Kairos 17.3

WRIT1002 – Writing & Rhetoric 2: Argumentation

WRIT1002: Writing and Rhetoric Two—Argumentation introduces students to rhetorical reasoning and various theories and practices of argumentation. The course is designed to improve writing and critical thinking abilities by teaching students to construct persuasive, ethical, and engaging arguments, and focuses on the production and reception of arguments across a range of contexts, including digital environments. This is a first-year undergraduate course in the Faculty of Arts and Social Sciences, but WRIT1002 also attracts junior and senior undergraduate students from all faculties at the University of Sydney.

For this course, students work collaboratively, discussing their thoughts in small groups and subjecting them to a larger audience, increasing the authenticity, depth, and breadth of their learning. Students engage in peer- and self-review processes throughout the unit to develop metacognitive strategies. Opportunities for invention and reflection are also continually presented as our students advance through graded, discovery-assessment tasks and a critical reading task.

Students begin the discovery process by choosing essay topics or issues on which to take an argumentative stance. The technologies that are used in the discovery process include dialectic that takes place between students and their tutors in workshops, online discussion boards, and journals; critical interpretation of texts; and tutor-assisted group experiential activities.

The first stage of discovery is a brainstorming/freewriting session followed by peer reflection and self-reflection. Students are guided through a series of dialectical processes before commencing four contiguous graded assignments that coalesce to form part of the final, larger assignment. These discovery tasks consist of a source justification task, a literature review task, a visual representation and analysis task, and an interpretation and analysis task. The tasks are sequenced in this way to scaffold student learning, to integrate the material with prior knowledge, and to encourage the development of form and structure (Mayer & Moreno, 2003). After receiving feedback on the fourth assignment, the interpretation and analysis task, students again revise and reflect on their work for their final argumentative assignment: the discovery essay and reflection.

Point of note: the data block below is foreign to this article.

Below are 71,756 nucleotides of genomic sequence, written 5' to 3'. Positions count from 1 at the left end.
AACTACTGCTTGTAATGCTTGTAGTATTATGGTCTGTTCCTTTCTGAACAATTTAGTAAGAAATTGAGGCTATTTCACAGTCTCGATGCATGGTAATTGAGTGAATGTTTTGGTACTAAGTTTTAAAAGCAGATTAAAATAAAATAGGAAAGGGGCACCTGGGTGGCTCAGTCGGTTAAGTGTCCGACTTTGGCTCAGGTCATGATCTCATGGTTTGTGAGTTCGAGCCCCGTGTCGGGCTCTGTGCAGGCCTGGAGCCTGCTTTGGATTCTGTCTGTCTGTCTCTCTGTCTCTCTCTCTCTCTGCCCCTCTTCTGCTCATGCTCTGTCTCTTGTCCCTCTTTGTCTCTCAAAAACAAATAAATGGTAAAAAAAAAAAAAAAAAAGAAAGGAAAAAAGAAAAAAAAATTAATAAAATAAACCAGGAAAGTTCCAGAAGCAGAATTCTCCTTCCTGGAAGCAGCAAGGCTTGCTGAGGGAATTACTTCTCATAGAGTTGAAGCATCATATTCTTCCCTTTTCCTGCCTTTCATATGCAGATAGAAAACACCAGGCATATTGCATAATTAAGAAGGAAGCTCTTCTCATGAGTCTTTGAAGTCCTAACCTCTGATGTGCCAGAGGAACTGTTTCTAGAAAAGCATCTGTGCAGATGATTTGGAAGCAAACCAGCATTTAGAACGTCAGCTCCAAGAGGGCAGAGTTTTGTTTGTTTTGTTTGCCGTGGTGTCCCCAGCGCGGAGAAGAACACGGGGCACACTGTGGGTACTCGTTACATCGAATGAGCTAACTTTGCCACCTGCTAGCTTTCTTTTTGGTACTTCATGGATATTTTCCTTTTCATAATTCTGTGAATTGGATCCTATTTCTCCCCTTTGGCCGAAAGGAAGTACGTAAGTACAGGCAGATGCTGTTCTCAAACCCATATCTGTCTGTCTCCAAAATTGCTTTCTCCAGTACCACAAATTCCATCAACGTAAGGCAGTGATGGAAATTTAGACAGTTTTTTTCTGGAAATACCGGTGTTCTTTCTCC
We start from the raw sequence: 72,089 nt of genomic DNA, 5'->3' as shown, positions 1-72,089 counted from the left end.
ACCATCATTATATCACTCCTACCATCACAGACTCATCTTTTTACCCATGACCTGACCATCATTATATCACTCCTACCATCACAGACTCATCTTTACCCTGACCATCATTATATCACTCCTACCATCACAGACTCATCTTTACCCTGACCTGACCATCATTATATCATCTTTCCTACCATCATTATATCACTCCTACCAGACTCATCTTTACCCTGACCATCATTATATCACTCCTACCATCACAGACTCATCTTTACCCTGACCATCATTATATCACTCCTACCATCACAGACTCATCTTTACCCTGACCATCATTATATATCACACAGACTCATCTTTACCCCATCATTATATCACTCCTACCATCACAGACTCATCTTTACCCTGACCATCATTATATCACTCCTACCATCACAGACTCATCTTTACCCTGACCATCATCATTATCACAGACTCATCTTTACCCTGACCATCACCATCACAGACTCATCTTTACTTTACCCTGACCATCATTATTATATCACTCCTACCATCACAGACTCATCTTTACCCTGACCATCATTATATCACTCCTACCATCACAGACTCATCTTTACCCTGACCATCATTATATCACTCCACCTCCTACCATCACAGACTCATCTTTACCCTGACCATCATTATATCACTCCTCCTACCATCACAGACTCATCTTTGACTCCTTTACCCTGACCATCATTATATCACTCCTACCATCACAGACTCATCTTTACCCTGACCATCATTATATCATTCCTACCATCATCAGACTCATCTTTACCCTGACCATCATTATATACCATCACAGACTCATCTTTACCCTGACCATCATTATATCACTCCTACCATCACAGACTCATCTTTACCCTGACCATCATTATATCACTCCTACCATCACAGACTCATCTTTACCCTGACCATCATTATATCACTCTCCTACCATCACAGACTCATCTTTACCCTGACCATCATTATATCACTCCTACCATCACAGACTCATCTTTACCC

It is through this final reflection that we gain the most insight into how students conceptualize this processual approach to writing and what benefits they perceive in taking this approach. This constant process of invention, reflection, and revision engages students in the purposeful pursuit of knowledge and facilitates the retention and retrieval of that knowledge (Zumbach, 2006).

It is not surprising that most students recognize that this approach breaks up the creation of a written task into smaller, manageable steps, which reduces the sense of burden associated with essay writing by bringing the final essay easily within reach. The freedom of choosing their own topic and writing freely on it before conducting any research is foreign to many students, and those students approach this aspect of the process with anxiety about the value or academic validity of their own ideas, as expressed in the following reflective statement: